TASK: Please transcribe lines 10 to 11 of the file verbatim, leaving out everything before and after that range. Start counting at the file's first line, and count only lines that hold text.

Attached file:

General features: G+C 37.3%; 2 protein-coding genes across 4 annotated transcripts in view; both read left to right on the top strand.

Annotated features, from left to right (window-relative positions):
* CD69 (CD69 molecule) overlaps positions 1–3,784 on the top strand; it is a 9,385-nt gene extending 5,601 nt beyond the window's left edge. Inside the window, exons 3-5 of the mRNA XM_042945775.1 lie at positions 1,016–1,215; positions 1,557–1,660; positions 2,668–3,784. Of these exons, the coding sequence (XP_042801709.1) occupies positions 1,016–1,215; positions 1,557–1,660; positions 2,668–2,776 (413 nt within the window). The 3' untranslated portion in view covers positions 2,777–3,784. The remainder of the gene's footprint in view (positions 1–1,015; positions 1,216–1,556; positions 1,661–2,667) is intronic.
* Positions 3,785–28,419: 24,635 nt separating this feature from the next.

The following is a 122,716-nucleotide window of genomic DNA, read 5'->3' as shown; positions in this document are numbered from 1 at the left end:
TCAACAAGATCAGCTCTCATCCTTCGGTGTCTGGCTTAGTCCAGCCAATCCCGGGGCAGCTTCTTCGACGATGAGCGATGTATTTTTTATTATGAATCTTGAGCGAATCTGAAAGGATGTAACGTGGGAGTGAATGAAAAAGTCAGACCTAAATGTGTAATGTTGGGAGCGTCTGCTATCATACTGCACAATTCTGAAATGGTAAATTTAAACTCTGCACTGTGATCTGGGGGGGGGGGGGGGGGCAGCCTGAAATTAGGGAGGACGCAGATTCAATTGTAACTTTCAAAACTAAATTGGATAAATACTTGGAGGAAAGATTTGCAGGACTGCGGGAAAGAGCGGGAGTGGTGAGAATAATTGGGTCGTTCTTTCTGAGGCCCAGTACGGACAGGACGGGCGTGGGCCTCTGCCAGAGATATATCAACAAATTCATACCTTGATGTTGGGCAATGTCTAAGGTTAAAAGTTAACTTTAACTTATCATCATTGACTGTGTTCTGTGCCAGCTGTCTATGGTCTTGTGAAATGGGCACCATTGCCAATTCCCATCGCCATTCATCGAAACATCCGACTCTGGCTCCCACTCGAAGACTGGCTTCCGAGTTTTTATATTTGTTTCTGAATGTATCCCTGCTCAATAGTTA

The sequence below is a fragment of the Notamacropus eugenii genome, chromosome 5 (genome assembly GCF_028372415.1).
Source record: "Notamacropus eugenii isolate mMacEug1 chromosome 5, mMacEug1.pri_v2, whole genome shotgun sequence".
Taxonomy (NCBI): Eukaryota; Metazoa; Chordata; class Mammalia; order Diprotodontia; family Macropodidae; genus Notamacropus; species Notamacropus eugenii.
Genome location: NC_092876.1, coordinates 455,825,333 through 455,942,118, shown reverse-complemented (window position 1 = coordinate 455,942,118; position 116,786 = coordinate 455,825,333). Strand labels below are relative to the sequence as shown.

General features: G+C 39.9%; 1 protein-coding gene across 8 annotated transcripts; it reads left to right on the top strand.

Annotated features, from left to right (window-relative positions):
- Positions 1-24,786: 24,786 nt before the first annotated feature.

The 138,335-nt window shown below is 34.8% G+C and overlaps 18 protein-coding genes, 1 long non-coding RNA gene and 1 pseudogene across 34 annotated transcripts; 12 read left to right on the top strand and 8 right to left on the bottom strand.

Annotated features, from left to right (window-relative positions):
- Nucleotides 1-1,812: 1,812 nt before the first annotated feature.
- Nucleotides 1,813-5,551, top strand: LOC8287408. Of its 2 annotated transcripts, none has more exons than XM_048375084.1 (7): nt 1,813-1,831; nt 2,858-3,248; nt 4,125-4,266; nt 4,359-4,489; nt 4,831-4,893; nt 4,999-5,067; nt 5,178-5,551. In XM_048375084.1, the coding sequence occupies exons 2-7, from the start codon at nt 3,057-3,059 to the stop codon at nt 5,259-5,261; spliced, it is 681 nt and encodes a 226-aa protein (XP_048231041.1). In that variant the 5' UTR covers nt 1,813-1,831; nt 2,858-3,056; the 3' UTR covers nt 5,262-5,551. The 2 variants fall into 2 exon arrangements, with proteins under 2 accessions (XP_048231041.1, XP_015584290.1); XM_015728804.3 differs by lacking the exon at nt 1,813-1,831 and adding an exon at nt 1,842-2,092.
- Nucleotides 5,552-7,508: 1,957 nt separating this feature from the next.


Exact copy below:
Genome location: NC_092876.1, coordinates 455,825,333 through 455,942,118, shown reverse-complemented (window position 1 = coordinate 455,942,118; position 116,786 = coordinate 455,825,333). Strand labels below are relative to the sequence as shown.

General features: G+C 39.9%; 1 protein-coding gene across 8 annotated transcripts; it reads left to right on the top strand.